VIDEO: Takashi Murakami on His New Live-Action Monster Movie

Takashi Murakami
(Photo © Micah Schmidt)

Takashi Murakami is famous for the fantastical, Anime-inspired creatures that populate his art, from the narcotically blissed-out flowers that have sprouted on collectors' walls around the world to the twin monsters that serve as mascots for his multimillion-dollar production company, Kaikai Kiki. Now, Murakami reveals that he is venturing into uncharted territory for a fine artist, attempting to bring these painterly creations to life through the magic of CGI — in a live-action monster movie, he says, "like 'Godzilla.'"

The comparison to that clunky cult 1954 film sells Murakami's directorial debut short. Using a cast of unknown actors and putting the film's sizable budget almost entirely into special effects, the artist has managed to create big-screen incarnations of his ravenous, curious creatures that maintain astonishing fidelity to their canvas versions. But like "Godzilla," which was born from the nuclear terror of Hiroshima and Nagasaki's aftermath, Murakami's film arises from a disaster: the March 2011 earthquake and tsunami that rent his country asunder, killing thousands and displacing countless more (see Part 1 of our video interview with the artist, where he talks about his charity auction benefiting the earthquake victims).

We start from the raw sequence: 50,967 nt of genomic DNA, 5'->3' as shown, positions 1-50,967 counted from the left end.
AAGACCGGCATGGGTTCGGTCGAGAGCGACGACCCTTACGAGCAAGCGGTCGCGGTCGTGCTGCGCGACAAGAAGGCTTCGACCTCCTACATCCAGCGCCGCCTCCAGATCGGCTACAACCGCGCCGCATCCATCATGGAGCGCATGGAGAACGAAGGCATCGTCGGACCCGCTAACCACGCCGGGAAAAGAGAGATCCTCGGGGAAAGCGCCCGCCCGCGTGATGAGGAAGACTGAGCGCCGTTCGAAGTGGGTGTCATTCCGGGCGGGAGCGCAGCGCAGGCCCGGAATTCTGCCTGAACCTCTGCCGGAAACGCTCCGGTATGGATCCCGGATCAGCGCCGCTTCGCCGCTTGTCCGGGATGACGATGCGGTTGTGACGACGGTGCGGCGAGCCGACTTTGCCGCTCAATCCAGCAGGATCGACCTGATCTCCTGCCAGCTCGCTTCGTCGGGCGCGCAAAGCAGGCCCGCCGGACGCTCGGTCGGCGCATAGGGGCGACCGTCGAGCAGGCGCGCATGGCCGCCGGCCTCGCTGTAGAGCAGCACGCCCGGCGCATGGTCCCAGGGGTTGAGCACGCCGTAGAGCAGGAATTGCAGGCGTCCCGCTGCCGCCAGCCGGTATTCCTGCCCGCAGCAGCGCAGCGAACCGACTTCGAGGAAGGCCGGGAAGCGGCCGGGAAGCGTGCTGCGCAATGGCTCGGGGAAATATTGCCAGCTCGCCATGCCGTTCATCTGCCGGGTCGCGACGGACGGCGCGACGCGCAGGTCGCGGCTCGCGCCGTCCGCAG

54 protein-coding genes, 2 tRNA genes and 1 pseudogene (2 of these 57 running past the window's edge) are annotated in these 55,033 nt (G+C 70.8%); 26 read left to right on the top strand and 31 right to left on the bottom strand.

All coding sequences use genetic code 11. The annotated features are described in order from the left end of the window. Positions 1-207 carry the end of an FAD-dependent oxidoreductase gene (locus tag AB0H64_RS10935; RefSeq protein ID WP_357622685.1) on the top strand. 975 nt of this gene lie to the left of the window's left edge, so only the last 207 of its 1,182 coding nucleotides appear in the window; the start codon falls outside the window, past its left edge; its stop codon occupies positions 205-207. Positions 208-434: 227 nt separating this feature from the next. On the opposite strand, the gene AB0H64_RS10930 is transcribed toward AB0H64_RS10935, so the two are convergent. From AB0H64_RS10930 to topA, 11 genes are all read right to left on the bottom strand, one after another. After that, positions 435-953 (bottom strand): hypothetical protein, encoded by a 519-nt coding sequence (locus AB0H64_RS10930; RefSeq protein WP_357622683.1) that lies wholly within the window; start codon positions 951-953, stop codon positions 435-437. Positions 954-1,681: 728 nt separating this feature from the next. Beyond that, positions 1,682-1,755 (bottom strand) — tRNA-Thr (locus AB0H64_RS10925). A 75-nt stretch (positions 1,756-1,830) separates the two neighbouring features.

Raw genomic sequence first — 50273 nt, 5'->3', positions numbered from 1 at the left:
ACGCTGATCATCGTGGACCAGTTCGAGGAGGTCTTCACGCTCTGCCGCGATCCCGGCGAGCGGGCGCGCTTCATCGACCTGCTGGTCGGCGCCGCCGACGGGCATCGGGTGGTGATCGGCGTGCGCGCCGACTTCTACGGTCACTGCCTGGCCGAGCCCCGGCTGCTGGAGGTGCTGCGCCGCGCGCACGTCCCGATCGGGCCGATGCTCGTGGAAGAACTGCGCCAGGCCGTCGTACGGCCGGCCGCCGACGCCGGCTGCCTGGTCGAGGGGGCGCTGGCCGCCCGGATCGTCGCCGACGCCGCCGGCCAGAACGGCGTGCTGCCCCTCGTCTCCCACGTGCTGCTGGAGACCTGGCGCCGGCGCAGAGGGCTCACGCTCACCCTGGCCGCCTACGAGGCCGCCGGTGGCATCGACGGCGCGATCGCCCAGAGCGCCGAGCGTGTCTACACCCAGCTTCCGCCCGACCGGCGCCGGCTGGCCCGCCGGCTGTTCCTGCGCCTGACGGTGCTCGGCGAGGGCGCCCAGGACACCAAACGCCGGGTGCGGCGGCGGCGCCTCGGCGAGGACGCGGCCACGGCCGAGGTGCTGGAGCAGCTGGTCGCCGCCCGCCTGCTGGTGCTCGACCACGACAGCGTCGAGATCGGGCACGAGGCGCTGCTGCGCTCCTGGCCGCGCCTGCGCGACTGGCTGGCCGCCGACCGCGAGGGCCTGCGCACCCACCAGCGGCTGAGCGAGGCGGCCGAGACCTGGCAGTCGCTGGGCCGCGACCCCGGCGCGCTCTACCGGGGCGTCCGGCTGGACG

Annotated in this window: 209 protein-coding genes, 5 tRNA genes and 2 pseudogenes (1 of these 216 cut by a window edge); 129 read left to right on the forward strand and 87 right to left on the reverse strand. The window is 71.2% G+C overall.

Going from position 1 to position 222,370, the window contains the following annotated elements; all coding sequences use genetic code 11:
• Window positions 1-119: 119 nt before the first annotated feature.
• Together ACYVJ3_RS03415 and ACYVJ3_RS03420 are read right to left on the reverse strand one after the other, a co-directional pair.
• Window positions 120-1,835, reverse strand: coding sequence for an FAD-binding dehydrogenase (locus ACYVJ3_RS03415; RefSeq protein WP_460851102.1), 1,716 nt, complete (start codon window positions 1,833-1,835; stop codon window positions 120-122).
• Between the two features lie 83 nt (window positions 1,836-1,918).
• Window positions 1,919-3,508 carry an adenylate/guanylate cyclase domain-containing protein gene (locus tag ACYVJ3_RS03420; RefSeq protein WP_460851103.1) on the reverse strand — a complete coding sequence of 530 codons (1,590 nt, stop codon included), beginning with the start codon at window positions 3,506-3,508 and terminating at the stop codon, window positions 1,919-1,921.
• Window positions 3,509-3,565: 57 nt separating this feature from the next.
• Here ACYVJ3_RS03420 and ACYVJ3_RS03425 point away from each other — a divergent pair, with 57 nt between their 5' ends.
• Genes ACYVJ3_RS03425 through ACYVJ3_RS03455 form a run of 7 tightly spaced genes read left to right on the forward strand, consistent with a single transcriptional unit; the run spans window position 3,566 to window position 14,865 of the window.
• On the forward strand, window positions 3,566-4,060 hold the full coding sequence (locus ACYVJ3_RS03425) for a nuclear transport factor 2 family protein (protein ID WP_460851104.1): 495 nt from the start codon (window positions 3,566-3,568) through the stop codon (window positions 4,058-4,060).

Titled “Jellyfish Eyes,” the movie follows a young boy who after an earthquake has to move with his family to an "experimental city" where each child is paired with a small monster. The "angry feeling" of the children then gives these creatures great power, allowing them to grow from cuddly little companions to giant, omnivorous behemoths that tower over buildings and, in one especially gorgeous scene, tromp majestically through a misty forest. Havoc ensues. 

"This is kind of for the kids," says Murakami, "so it looks really childish." The artist, however, has his sights set loftier than your average kids' entertainment. Looking back on the early shark-and-alien-driven films of Steven Spielberg and George Lucas, Murakami notes that, at first, "movie industry people laughed at the effect, but now this is a major thing, this kind of sci-fi computer graphic stuff. And I think in the art world the same thing will be soon."

Murakami hopes to release his film later this year. Watch an additional video of our interview with the artist below.

A version of this story first appeared in the March 2012 issue of Modern Painters magazine.